Here’s How To Make Sure You Do not Miss 2016’s First Meteor Shower

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You know what’s beautiful? Space debris left behind by an extinct comet bursting into flame as it enters Earth’s atmosphere, shuttling previous our fragile planet as a field of dust and rock. Space is gorgeous and terrifying.

The Quadrantid meteor shower’s brief but dazzling display will be 2016’s first celestial light show and it’ll be a excellent one. The comet whose demise is dusting the sky with debris was final noticed in Southeast Asia in 1491, according to the New York Times. So watching the meteor shower is virtually time travel.

The greatest time to check out the lights will be amongst 3 a.m. and dawn early Monday morning, according to EarthSky.org. You’re going to want to get to the darkest location you can to genuinely see the flash, even though. Remain away from city lights and don’t worry too much about the moonlight mucking up your view — it is going to be a sliver of a crescent tonight.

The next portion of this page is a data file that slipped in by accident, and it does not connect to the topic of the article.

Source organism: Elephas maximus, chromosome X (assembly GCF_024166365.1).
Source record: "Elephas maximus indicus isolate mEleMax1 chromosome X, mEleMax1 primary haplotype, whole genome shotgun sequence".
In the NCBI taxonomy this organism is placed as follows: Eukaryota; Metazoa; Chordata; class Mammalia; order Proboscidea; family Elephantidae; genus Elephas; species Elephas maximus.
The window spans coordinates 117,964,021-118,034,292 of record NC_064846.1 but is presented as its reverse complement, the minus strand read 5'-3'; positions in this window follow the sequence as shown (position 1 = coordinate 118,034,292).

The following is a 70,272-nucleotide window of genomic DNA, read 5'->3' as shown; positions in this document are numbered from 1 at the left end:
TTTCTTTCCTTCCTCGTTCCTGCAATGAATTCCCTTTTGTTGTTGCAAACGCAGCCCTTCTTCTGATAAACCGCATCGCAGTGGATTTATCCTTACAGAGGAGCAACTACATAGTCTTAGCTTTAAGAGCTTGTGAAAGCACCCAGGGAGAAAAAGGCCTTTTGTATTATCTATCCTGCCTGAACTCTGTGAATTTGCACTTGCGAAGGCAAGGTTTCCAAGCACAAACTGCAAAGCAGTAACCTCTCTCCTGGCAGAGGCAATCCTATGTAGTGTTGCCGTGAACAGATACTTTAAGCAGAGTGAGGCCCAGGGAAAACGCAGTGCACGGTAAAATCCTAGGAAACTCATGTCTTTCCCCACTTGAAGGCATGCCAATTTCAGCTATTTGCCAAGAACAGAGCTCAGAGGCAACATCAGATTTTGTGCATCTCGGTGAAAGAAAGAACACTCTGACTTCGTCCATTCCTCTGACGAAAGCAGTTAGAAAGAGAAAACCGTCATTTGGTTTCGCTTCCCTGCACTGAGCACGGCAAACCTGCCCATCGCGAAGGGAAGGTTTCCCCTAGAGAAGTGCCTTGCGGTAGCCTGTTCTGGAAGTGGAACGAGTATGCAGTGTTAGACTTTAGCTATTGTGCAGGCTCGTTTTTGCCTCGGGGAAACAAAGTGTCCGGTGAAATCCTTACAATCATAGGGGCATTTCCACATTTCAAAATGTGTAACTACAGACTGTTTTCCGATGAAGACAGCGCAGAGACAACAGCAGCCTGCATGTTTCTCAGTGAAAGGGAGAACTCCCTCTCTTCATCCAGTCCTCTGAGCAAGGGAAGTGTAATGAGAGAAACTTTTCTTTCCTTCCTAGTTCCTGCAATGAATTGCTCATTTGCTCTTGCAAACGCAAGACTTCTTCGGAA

The show should be visible by means of most of the Northern Hemisphere, but your view will be ideal if you are in Alaska or Hawaii, making this the best excuse to get a super-last-minute plane ticket to Honolulu. (Sorry, Alaska, it’s just way as well cold proper now.) Keep your eyes on the Massive Dipper and you ought to see the meteors radiating out of a spot just near the constellation. The meteor shower will have a peak of just a couple of hours, whereas most shower peak over a few days, but the fireballs will be larger and brighter than most.

But let’s face it: Waking up at 3 a.m. sucks, no matter what sort of lovely celestial phenomenon is occurring. So do not fret. You may possibly miss the huge show tonight, but according to In-the-Sky.org, shooting stars could be visible for the next couple days.

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